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Baylor College of Medicine News

New tools aid in understanding how nucleosome works

Nucleosomes are the basic packaging units of DNA or genetic material, each made of eight core proteins called histones and about 147 base pairs of DNA. Nucleosomes can be considered the protector or barrier to unwinding the DNA to allow it to the transcription into the genetic code used by the cell’s protein making machinery.

The dynamics of how the nucleosome protects the DNA or is removed to allow transcription are being unraveled by the laboratory of Dr. Wei Li, associate professor in the NCI-designated Dan L. Duncan Cancer Center at Baylor College of Medicine. Li credits Dr. Kaifu Chen, a postdoctoral associate in Li’s laboratory, with spearheading much of the research involved in a series of three recently published studies in Genome Research and Cell, respectively.

Changes function of genome

In a recent article in Genome Research, Li, members of his laboratory and colleagues from the University of Texas MD Anderson Cancer Center describe a new tool DANPOS that allows researchers to understand how nucleosomes orient themselves in regard to the DNA. Regulatory proteins can alter the position of a nucleosome or deplete it all together to affect the way that genes are expressed.

"Any changes in the nucleosome changes the function of the genome," said Li. "Nucleosomes are the fundamental building block of the genome."

Nucleosomes affected by these regulatory proteins are called dynamic nucleosomes but their exact position with regard to the DNA is fuzzy because their exact position can differ among samples. DANPOS overcomes this difficulty by evaluating position in regard to single nucleotides, making its resolution high and then decreasing experimental variation between samples through mathematical means, making it possible to identify the position of the nucleosomes within the DNA.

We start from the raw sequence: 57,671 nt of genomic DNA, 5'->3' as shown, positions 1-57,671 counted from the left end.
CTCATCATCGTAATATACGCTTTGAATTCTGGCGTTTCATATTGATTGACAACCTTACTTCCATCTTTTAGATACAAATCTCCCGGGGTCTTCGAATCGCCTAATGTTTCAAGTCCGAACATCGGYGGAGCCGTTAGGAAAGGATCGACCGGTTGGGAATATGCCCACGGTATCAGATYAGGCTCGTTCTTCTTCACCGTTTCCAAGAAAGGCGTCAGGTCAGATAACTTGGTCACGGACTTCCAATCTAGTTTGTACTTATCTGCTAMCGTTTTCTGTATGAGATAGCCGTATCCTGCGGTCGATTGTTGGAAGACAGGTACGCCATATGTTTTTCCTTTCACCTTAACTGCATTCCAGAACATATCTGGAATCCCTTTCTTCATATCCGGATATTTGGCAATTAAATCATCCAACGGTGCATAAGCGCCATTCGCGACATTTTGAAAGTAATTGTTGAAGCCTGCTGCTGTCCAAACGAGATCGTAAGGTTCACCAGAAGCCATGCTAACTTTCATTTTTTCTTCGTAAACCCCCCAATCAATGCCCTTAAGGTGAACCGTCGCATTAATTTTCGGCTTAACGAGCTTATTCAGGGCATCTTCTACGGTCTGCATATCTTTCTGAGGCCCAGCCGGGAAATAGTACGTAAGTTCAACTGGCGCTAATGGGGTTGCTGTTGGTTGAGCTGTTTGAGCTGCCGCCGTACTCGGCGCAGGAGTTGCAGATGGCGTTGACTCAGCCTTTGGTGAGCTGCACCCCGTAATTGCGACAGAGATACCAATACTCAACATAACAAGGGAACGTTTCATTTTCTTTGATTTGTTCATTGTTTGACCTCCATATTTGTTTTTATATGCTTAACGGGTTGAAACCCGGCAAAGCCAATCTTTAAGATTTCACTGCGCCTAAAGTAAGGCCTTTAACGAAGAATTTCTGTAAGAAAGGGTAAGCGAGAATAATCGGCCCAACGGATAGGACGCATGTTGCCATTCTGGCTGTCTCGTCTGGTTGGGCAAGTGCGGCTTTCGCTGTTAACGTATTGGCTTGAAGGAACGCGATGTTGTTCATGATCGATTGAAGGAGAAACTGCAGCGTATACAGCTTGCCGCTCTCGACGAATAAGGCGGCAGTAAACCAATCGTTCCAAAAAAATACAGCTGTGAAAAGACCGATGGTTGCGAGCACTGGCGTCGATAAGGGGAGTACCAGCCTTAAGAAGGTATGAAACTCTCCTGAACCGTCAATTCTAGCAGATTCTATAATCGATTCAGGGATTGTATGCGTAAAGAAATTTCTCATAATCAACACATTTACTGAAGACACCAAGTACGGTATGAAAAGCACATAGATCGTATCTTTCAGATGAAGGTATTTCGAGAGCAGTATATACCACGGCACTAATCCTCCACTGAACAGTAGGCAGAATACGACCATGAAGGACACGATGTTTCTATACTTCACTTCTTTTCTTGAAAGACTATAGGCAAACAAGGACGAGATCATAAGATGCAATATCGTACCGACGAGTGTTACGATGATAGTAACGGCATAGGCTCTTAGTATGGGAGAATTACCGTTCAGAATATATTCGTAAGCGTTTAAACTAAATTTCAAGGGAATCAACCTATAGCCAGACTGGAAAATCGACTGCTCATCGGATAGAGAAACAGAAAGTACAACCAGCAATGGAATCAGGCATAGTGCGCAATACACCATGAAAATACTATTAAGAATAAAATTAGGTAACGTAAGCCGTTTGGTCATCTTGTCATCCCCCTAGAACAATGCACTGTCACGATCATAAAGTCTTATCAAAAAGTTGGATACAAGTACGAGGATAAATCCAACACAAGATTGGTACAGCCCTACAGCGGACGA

This method can be used to look at the characteristics of dynamic nucleosomes including shifts in position, changes in fuzziness, and changes in occupancy (presence of the nucleosome at given positions).

Others who took part in this research include Yuanxin Xi, Xuewen Pan and Xiangwei He, all of BCM; and Zhaoyu Li, Klaus Kaestner, Jessica Tyler and Sharon Dent of MD Anderson.

Gene expression

In another Genome Research paper, Li and his colleagues, including those from MD Anderson and the University of Vermont, used special techniques, including DANPOS, that allowed them to recover a promoter nucleosome in an area that they previously considered a "nucleosome-free region," he said.

"One goal of our software is to understand the fundamental molecular biology of nucleosome heterogeneity," he said. Under normal conditions, these promoter nucleosomes are stabilized by a co-repressor molecule such as Cyc8 or Tup1 to block gene transcription. However, when the cell is stressed, it loses the co-repressors (in this case, the Cyc8-Tup1 complex, which can regulate gene expression by positioning nucleosomes over the promoters of some target genes to prevent their transcription).

Li and his colleagues found that Cyc8 and Tup1 bind to crucial promoters that are enriched in genes that are not repressed when the two co-repressors are lost.

"When stress comes in, the promoter nucleosome is gone and the nucleosome-free region can recruit an activator to turn on gene expression," he said.